Result:
HTTP/1.1 200 OK
Accept: application/xml

<storage_domain id="9ca7cb40-9a2a-4513-acef-dc254af57aac"
  href="/api/storagedomains/9ca7cb40-9a2a-4513-acef-dc254af57aac">
    <name>data1</name>
    <link rel="permissions"
      href="/api/storagedomains/9ca7cb40-9a2a-4513-acef-dc254af57aac/
      permissions"/>
    <link rel="files"
      href="/api/storagedomains/9ca7cb40-9a2a-4513-acef-dc254af57aac/files"/>
    <type>data</type>
    <master>false</master>
    <storage>
        <type>nfs</type>
        <address>192.168.0.10</address>
        <path>/data1</path>
    </storage>
    <available>175019917312</available>
    <used>27917287424</used>
    <committed>10737418240</committed>
    <storage_format>v1</storage_format>
    <host id="0656f432-923a-11e0-ad20-5254004ac988"
      href="/api/hosts/0656f432-923a-11e0-ad20-5254004ac988">
</storage_domain>

3.8. Example: Create NFS ISO Storage

An NFS ISO storage domain is a mounted NFS share attached to a data center and provides storage for DVD/CD-ROM ISO and virtual floppy disk (VFD) image files. Creation of a new storage domain requires a POST request, with the storage domain representation included, sent to the URL of the storage domain collection.

Example 3.8. Create an NFS ISO storage domain

Request:
POST /api/storagedomains HTTP/1.1
Accept: application/xml
Content-type: application/xml

<storage_domain>
  <name>iso1</name>
  <type>iso</type>
  <storage>
    <type>nfs</type>
    <address>192.168.0.10</address>
    <path>/iso1</path>
  </storage>
  <host>
    <name>hypervisor</name>
  </host>
</storage_domain>
cURL command:
# curl -X POST -H "Accept: application/xml" -H "Content-Type: application/xml" \
    -u [USER:PASS] --cacert [CERT] \
    -d "<storage_domain><name>iso1</name><type>iso</type> \
    <storage><type>nfs</type><address>192.168.0.10</address> \
    <path>/iso1</path></storage> \
    <host><name>hypervisor</name></host></storage_domain>" \
    https://[RHEVM Host]:8443/api/storagedomains
The API creates a NFS iso storage domain called iso1 with an export path of 192.168.0.10:/iso1 and gets access to the storage domain through the hypervisor host. The API also returns the following representation of the newly created storage domain resource.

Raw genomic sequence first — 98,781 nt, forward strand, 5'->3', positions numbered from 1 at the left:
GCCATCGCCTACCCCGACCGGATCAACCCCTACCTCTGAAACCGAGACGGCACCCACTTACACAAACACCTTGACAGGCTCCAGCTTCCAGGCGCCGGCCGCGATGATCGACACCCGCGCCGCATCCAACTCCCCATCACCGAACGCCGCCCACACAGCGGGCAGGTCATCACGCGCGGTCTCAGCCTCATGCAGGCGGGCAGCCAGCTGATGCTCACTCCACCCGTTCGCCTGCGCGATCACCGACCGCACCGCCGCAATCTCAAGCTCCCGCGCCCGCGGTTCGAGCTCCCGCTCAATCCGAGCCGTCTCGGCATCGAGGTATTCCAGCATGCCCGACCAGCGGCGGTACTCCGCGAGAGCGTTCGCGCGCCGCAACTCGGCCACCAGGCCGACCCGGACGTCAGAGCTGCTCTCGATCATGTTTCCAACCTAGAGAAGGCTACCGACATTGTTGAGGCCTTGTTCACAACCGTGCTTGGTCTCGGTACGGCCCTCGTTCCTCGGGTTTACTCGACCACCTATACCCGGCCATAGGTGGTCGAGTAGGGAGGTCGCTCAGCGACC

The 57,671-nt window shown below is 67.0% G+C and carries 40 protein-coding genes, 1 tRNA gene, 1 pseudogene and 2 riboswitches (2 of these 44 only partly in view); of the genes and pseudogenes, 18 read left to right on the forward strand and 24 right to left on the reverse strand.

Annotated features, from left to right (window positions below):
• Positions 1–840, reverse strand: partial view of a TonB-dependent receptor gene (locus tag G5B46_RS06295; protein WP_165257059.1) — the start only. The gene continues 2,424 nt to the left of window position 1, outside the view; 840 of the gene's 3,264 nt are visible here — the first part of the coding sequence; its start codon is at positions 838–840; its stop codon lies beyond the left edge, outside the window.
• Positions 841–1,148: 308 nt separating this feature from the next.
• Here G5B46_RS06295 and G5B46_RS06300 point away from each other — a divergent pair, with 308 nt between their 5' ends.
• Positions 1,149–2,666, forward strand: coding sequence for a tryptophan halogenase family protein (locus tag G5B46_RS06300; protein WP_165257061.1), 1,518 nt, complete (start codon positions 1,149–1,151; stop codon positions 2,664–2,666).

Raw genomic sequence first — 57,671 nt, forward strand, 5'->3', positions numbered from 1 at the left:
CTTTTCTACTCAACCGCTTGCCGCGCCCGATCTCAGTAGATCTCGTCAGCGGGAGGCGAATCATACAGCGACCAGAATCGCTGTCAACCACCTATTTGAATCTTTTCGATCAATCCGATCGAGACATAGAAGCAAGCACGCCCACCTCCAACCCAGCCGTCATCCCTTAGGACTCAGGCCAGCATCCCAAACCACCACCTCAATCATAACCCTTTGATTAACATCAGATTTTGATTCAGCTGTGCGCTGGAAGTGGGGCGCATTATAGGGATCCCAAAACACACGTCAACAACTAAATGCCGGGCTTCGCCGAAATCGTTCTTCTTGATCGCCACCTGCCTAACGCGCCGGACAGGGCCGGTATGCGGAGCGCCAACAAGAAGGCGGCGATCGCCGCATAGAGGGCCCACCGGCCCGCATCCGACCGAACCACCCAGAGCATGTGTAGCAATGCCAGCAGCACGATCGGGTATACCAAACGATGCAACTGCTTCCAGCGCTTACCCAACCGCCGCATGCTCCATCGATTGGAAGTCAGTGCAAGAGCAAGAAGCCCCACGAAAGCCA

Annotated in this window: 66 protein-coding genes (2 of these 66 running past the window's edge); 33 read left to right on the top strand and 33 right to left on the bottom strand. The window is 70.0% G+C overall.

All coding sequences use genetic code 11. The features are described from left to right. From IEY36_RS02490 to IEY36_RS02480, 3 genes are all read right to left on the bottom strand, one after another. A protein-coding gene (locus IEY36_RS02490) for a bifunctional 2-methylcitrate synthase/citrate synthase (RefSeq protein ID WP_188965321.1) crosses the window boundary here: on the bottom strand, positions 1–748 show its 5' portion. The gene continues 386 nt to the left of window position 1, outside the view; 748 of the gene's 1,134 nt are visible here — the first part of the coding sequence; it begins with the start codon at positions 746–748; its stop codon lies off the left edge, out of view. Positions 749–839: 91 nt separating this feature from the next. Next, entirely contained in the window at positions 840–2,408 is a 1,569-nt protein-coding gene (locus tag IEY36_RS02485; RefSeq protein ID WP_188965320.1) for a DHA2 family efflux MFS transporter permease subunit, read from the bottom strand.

Result:
HTTP/1.1 200 OK
Accept: application/xml

<storage_domain id="00f0d9ce-da15-4b9e-9e3e-3c898fa8b6da"
  href="/api/storagedomains/00f0d9ce-da15-4b9e-9e3e-3c898fa8b6da">
    <name>iso1</name>
    <link rel="permissions"
      href="/api/storagedomains/00f0d9ce-da15-4b9e-9e3e-3c898fa8b6da/
      permissions"/>
    <link rel="files"
      href="/api/storagedomains/00f0d9ce-da15-4b9e-9e3e-3c898fa8b6da/files"/>
    <type>iso</type>
    <host id="" href="">
    <master>false</master>
    <storage>
        <type>nfs</type>
        <address>192.168.0.10</address>
        <path>/iso1</path>
    </storage>
    <available>82678120448</available>
    <used>18253611008</used>
    <committed>0</committed>
    <storage_format>v1</storage_format>
    <host id="0656f432-923a-11e0-ad20-5254004ac988"
      href="/api/hosts/0656f432-923a-11e0-ad20-5254004ac988">        
</storage_domain>

3.9. Example: Attach Storage Domains to Data Center

The following example attaches the data1 and iso1 storage domains to the Default data center.

Example 3.9. Attach data1 storage domain to the Default data center

Request:
POST /api/datacenters/01a45ff0-915a-11e0-8b87-5254004ac988/storagedomains HTTP/1.1
Accept: application/xml
Content-type: application/xml

<storage_domain>
  <name>data1</name>
</storage_domain>
cURL command:
# curl -X POST -H "Accept: application/xml" -H "Content-Type: application/xml" \
    -u [USER:PASS] --cacert [CERT] \
    -d "<storage_domain><name>data1</name></storage_domain>" \
    https://[RHEVM Host]:8443/api/datacenters/01a45ff0-915a-11e0-8b87-5254004ac988/storagedomains

Example 3.10. Attach iso1 storage domain to the Default data center

Request:
POST /api/datacenters/01a45ff0-915a-11e0-8b87-5254004ac988/storagedomains HTTP/1.1
Accept: application/xml
Content-type: application/xml

<storage_domain>
  <name>iso1</name>
</storage_domain>
cURL command:
# curl -X POST -H "Accept: application/xml" -H "Content-Type: application/xml" \
    -u [USER:PASS] --cacert [CERT] \
    -d "<storage_domain><name>iso1</name></storage_domain>" \
    https://[RHEVM Host]:8443/api/datacenters/01a45ff0-915a-11e0-8b87-5254004ac988/storagedomains

These POST requests place our two new storage_domain resources in the storagedomains sub-collection of the Default data center. This means the storagedomain sub-collection contains attached storage domains of the data center.